The waste of our "amazing" brain

The+waste+of+our+%26quot%3Bamazing%26quot%3B+brain

By Logan Weeter

I had a good friend in high school who gave a speech discussing the capabilities of the human brain. She talked about how “just like every walking, living person in this world, I have a brain. In this brain, I have over 100 thousand of miles of neurotransmitters, connections that help to control feelings, reactions, memory and words.”

Your brain is what’s allowing you to see the words that are printed on this paper or projected on this screen and process it to make sense in your mind. As modern young adults we are exposed to a lot.

According to the “The Phenomenal Experience” by Jeff Bollow, we can process 20 quadrillion bits of information a second. It’s nearly humanly impossible to grasp the concept of quadrillion, yet our minds are working 20 times faster than that in a second.

The human brain truly is a marvel. So why is it that our minds are so fabulous and complex, but all that comes out for some is … “Duuuuude”

Everywhere I look, society is dumbing down human language as much as possible, abbreviating everything over text and creating slang words to represent ideas that might take a sentence or two to otherwise communicate.

In all honesty, there’s no conceivable limit to the amount of words we could learn. So it makes no sense for us to limit ourselves. It’s foolish to make ourselves sound even more stupid than we probably — honestly — already are, especially when it’s almost more difficult to constantly keep up with our rapidly evolving “age of Internet” language.

I mean, I still don’t fully understand what on earth “yeet” means.

But the worst part of this change in dialect isn’t the new additions spread through Vine and Twitter. The biggest word crime we commit is how severely we limit the few real words we actually know.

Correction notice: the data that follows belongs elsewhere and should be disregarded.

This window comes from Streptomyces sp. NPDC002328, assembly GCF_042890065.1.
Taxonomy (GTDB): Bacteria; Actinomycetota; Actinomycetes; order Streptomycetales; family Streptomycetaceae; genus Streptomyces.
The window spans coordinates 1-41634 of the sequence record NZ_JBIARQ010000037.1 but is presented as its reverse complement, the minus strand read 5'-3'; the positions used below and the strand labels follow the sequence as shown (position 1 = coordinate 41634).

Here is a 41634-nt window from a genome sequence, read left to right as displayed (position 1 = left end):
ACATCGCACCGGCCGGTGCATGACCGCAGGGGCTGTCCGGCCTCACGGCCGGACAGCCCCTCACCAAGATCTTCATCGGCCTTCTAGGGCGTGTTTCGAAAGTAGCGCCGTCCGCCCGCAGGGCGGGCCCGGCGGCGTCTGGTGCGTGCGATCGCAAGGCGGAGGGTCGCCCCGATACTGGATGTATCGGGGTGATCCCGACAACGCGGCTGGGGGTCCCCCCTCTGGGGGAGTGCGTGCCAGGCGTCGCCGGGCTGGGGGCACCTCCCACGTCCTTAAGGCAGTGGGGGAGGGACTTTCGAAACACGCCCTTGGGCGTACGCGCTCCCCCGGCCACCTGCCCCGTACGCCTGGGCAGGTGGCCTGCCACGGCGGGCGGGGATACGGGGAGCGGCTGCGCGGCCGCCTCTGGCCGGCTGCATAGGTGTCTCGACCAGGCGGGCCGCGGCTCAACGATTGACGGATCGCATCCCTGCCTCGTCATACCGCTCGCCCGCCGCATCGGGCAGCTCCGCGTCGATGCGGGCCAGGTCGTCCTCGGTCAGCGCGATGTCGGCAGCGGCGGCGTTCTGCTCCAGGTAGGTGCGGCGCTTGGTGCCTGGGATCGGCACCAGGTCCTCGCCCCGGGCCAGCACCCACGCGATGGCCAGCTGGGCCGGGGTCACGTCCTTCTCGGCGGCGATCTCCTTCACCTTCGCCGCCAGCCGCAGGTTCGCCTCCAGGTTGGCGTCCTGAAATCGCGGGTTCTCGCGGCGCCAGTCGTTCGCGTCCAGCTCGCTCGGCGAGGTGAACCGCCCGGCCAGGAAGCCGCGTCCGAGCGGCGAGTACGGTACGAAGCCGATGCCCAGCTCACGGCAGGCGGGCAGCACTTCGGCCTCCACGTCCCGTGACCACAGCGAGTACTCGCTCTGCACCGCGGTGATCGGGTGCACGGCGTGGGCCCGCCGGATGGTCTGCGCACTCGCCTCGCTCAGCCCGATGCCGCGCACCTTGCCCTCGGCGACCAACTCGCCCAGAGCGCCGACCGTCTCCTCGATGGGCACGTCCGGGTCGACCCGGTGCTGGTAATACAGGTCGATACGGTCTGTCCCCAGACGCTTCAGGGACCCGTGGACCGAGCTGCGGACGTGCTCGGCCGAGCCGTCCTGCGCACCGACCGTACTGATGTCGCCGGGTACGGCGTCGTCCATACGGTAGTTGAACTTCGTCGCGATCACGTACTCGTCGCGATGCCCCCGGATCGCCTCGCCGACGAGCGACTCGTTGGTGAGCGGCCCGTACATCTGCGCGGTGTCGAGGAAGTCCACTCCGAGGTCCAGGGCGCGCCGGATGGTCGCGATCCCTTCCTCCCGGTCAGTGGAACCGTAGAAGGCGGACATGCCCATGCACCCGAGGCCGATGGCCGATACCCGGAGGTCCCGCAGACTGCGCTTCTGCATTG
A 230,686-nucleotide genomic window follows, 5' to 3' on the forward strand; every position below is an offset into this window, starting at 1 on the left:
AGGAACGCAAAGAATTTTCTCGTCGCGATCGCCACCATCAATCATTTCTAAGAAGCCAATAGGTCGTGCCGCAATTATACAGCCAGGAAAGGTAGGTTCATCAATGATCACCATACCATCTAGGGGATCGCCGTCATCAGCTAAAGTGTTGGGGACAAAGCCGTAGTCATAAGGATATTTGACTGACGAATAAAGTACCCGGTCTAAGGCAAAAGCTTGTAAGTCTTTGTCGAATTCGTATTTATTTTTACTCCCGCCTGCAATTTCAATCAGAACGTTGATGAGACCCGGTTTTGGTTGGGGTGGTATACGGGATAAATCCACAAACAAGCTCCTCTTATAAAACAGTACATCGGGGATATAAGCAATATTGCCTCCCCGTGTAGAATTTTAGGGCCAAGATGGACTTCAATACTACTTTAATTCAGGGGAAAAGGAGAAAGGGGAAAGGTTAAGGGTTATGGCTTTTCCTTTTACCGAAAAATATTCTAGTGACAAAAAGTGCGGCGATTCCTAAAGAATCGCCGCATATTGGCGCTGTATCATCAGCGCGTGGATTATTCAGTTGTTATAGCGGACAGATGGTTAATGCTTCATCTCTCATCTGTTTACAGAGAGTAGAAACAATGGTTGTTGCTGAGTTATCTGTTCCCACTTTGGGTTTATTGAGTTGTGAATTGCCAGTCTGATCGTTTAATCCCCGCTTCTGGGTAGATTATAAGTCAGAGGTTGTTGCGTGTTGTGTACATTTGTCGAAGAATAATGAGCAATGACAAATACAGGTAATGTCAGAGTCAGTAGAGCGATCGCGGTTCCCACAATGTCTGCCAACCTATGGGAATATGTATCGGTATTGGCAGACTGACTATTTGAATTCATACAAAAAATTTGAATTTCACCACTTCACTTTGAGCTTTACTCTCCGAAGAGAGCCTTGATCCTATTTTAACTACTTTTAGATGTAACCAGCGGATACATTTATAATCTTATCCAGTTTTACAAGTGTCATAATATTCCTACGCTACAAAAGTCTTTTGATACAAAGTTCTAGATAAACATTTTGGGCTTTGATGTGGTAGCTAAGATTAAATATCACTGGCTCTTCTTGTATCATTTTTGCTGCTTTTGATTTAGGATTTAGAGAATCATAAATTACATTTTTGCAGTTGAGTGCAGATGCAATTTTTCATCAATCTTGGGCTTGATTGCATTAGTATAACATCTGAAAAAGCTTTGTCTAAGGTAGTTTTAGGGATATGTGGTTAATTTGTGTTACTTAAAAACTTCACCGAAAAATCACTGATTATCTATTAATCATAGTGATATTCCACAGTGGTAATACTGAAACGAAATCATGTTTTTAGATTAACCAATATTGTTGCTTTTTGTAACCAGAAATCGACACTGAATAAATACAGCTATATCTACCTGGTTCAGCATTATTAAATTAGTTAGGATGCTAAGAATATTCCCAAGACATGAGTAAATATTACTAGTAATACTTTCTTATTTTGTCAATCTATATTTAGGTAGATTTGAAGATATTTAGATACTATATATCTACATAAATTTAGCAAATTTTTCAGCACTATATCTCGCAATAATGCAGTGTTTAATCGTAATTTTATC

Humans are creatures of habit; we’re taught these words and they stick. We mimic friends, parents and media and become boring records on repeat, only using the first few words we learn, when there are probably enough synonyms for “good” to avoid repeating the same one for an entire week (“Hey, that’s amazing!” “Now that’s amazing!” “Wasn’t that amazing?”)

A boring record on an amazing loop.

The problem isn’t hard to fix. In fact, I’m sure most of you know already where I’m going with this. It’s pretty common knowledge that reading, among plenty of other health benefits, helps to sharpen memory and widen vocabulary.

Reading can be more than just an assignment. So yes, open up to the idea of taking time to expand your mind and maybe pick up an actual book and not just for school either.

Carry yourself with the knowledge that you refuse to be labeled just as an “amazing” person. Become fascinating, prodigious, riveting or even engrossing. People can be so much more than just “amazing.”

Establish your own individuality and become interesting with your words. It’s not as if you can’t use words like “amazing” or “awesome,” just be aware of the time and place to use them; situations where you truly stood in amazement or awe, which I’m willing to bet cannot be used to accurately describe your favorite drink from Espresso Royale.

The point of having an expansive vocabulary is not to use fancy, complicated words to impress or confuse other people, it’s being able to choose words with greater precision and communicate more effectively.

Researcher Johnson O’Connor, known for his studies about the impact of vocabulary on people’s lives, has drawn many impressive conclusions. Through complex and isolated variables in testing, he found a person’s vocabulary level is the best single predictor of occupational success.

And I’m sure that a boost to your vocab is almost guaranteed to give you a boost of self-confidence, and that helps you to become more self and socially aware. Words are essential, but they can also be self-helping, which is really the most important thing.

I’m part of a Public Speaking 101 class, and it’s my sincerest hope that, come the speeches that will be presented roughly a week from this publication date, I won’t have to sit through seemingly endless eight-minute bouts of the same hundred words spewed at me in different orders.

We all became students on this campus for our mind in one way or another and students should utilize it to create a much more intelligent, respected and truly amazing community.

Logan is a freshman in LAS.?

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